South Africa: Crisis for the West. Colin and Margaret Legum.

Pall Mall Press, Cloth 35s. Paper 12s. 6d.

This is a good book and should be widely read. Its thesis is that there is no hope of inter-racial agreement without intervention in South Africa, that external intervention is already a reality (un resolutions, the International Court’s impending judgment on South West Africa, the Organization of African Unity’s commitment to overthrow ‘white supremacy’ in South Africa), and therefore in order to protect ‘its own proper interests’ the West must act speedily in bringing about controlled change—by means of some form of economic blockade—perhaps an oil embargo.

Addressed ‘primarily at Western opinion and leadership’ (p. 2), the argument is vitiated at times, however, by the Legums’ desire to appear ‘reasonable’: in particular, if their brilliant analysis of Afrikanerdom is correct, one would expect a rightward movement within the Nationalist party, rather than a swing towards compromise, in the event of a blockade. They describe Afrikanerdom as being in a ‘pre-psychotic’ state, with apartheid’s ideological justification destroyed and the substitute Bantustan policy economically unviable, but fail to take seriously enough the possibility of total opposition, of complete retreat within the laager.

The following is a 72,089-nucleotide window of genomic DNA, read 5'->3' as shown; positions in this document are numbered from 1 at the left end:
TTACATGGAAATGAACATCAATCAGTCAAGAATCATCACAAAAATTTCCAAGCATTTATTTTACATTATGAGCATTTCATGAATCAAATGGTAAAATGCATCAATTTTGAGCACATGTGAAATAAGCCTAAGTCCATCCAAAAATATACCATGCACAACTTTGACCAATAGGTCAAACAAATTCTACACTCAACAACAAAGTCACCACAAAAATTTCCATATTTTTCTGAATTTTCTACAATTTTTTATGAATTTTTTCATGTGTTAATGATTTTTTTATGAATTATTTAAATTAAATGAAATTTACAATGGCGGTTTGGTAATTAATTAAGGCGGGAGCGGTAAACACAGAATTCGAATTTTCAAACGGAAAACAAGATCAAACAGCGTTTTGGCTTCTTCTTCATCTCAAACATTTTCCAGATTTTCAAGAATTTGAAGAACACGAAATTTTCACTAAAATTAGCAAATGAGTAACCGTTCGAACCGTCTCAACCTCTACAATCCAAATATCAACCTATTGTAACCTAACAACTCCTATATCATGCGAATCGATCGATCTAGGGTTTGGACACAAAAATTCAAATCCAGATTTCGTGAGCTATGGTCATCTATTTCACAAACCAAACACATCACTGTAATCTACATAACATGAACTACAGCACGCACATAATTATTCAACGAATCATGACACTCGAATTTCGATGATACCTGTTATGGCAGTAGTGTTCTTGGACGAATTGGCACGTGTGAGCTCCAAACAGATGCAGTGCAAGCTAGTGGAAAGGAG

The only hope is seen to rest (though this is not too clearly stated) with organized Capital—both English and Afrikaner. Apartheid is now a hindrance to rapid economic development, and the present boom has depended to a large extent on the breakdown of industrial legislation keeping the races apart. But as Capital must prefer the status quo to revolutionary change, economic expansion, of its own, can provide no solution. The issue can only be forced by means of external pressure, when, in order to save itself, Capital will oppose all extremism and violence.

Although the only plausible result of sanctions enforced with western backing would be to establish a (vaguely) liberal capitalist regime, one cannot but support sanctions as a means of defeating the Nationalist Government—a defeat which is essential before the liberation struggle can come into its own.

Martin Malek